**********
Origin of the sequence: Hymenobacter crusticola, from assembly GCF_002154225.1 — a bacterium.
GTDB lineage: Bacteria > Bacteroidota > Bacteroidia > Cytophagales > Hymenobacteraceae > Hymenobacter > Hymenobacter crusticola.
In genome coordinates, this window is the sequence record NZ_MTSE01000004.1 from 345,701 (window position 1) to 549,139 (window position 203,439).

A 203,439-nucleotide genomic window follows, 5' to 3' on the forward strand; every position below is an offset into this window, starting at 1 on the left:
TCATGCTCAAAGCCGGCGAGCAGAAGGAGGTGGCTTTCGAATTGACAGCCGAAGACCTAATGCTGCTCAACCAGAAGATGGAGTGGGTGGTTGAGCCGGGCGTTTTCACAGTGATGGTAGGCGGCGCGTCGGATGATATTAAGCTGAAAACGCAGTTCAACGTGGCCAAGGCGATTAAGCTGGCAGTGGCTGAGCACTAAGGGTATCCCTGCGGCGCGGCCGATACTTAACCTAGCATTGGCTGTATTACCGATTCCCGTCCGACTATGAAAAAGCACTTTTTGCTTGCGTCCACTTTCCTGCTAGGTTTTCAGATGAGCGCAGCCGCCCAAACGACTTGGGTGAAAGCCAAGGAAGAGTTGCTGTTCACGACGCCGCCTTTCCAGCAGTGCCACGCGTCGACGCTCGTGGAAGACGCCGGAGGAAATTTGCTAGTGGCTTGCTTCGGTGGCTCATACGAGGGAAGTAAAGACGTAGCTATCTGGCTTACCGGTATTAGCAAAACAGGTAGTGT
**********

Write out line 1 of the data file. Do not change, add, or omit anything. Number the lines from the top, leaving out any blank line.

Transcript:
Origin of the sequence: Hymenobacter crusticola, from assembly GCF_002154225.1 — a bacterium.